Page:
#HomelessAndTweetingAboutIt: What Today’s Homeless Really Need
Photo Credit: Postcard Junky WordPress
According to the U.S. Conference of Mayor’s 2008 report, “12 of the 25 [US] cities surveyed reported an increase in homelessness due to foreclosures…” And it’s not slowing down. A 2012 report by the National Alliance to End Homelessness found that “foreclosure activity continued to increase with nearly 50,000 more homes in foreclosure in 2010 than in 2009.”
“Homelessness” is difficult to quantify, but there’s no denying that this problem, temporary or long-term, is on the rise–and today’s homeless need access to technology more than ever.
After basic necessities like food, water, hygienic supplies, and shelter; connection to technology is becoming increasingly important for the less fortunate. It might seem bizarre to think of a homeless man browsing the web or making calls from a personal cell phone, but the potential benefits: access to food stamps, housing applications, connection with family and friends, medical appointments, access to news or information–make sense. Jahmeilah Roberson and Bonnie Nardi, researchers at the University of California (Irvine) Department of Informatics, emphasized this in a recent study. They noted that “cell phones were important to survival because of the connections they provided in securing jobs and adhering to requirements of funding and rehabilitation programs.”
A recent government-sponsored Project REACH’s mobile app contest was designed to address the issue. They asked contestants to create an app that gives volunteers and homeless people the power to locate food, shelter, and bed availability at those shelters. It’s a way for them to find help for themselves–empowering, to say the least–but it requires access to a smartphone, a dim prospect.
If 88% of American adults have cell phones, why are they still viewed as a luxury item? Why does technology seem superfluous for a homeless man or woman? The enormous benefits of being connected don’t just at access to food, shelter, or a job (in fact, according to this article, 40% of homeless adults are employed).
There’s another important function for the connective power of tech: getting heard.
Tweets came pouring in from people who wanted to help her. She received two free laptops from people she met through Twitter. People offered to pay her cell phone bill and others sent her bus passes. A documentary filmmaker also reached out to her via Twitter and asked her to be part of his project documenting homelessness. Through that filmmaker, she was invited to speak at Twitter’s 140 Characters Conference, being held in Los Angeles in 2009.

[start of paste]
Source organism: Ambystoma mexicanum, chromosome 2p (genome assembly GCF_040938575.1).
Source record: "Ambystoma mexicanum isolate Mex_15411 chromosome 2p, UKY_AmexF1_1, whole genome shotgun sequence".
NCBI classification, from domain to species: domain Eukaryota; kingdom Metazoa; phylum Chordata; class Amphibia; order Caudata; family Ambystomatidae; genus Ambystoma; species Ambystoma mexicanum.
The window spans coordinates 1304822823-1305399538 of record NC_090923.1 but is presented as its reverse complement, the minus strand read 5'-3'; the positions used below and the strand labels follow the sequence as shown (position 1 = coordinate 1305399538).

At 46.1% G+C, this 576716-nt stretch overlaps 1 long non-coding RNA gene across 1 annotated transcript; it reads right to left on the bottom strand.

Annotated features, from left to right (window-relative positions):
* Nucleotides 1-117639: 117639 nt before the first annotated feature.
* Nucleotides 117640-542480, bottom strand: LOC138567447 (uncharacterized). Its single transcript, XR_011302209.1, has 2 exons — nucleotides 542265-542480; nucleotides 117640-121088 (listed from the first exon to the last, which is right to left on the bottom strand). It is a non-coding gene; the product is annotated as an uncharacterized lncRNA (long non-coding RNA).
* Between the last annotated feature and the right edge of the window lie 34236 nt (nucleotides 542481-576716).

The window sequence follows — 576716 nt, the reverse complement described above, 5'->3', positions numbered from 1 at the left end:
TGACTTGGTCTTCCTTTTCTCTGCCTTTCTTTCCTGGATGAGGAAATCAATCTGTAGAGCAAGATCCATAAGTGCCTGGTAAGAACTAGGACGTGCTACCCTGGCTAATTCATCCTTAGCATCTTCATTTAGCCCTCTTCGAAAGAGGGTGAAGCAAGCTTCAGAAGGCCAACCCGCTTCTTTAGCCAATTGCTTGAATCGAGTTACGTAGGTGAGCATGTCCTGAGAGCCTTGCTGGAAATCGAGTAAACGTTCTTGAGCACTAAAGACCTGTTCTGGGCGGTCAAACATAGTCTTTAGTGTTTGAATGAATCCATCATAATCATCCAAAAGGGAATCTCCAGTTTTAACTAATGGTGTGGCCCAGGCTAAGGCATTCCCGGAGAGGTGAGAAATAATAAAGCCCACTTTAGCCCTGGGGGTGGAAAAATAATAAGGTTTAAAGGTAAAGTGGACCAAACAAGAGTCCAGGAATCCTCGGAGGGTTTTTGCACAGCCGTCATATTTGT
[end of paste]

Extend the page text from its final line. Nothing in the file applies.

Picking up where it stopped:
True, not every homeless person who tells his or her story online can expect an instant outpouring of support. But every blog and every post can help to abolish homeless stereotypes. Mark Horvath, the creator of the Invisible People website, was once homeless himself. He saw the negative effects of homeless stereotyping, and began interviewing the homeless, one by one–and posts them online. His goal is to educate and give the homeless an identity that goes beyond “that guy with the cardboard sign that’s at the street corner.” How often might we refuse to help the homeless because we harbor that secret (or not-so-secret) belief that they’re “lazy,” “insane,” or just want money for drugs and booze?
What would happen if we logged on to Invisible People and discovered that “50% of the homeless population are women and children,” and that “39% are below the age of 18?”
If that didn’t change our perspective, perhaps these facts would. According to a report by the National Alliance to End Homelessness, these four groups are most likely to find themselves homeless:
-people living in “doubled up” situations
-people discharged from prison
-young adults leaving foster care
-people without health insurance
In combination with facts like these, how much more of an impact could a homeless individual have by using Facebook, Twitter, Vlogs, and Blogs to gain support? Organizations like this one in St. Paul, Minnesota, have already begun distributing cell phones to the homeless.
The rest of us should probably get used to the fact that connectivity is becoming a necessity–for everyone.
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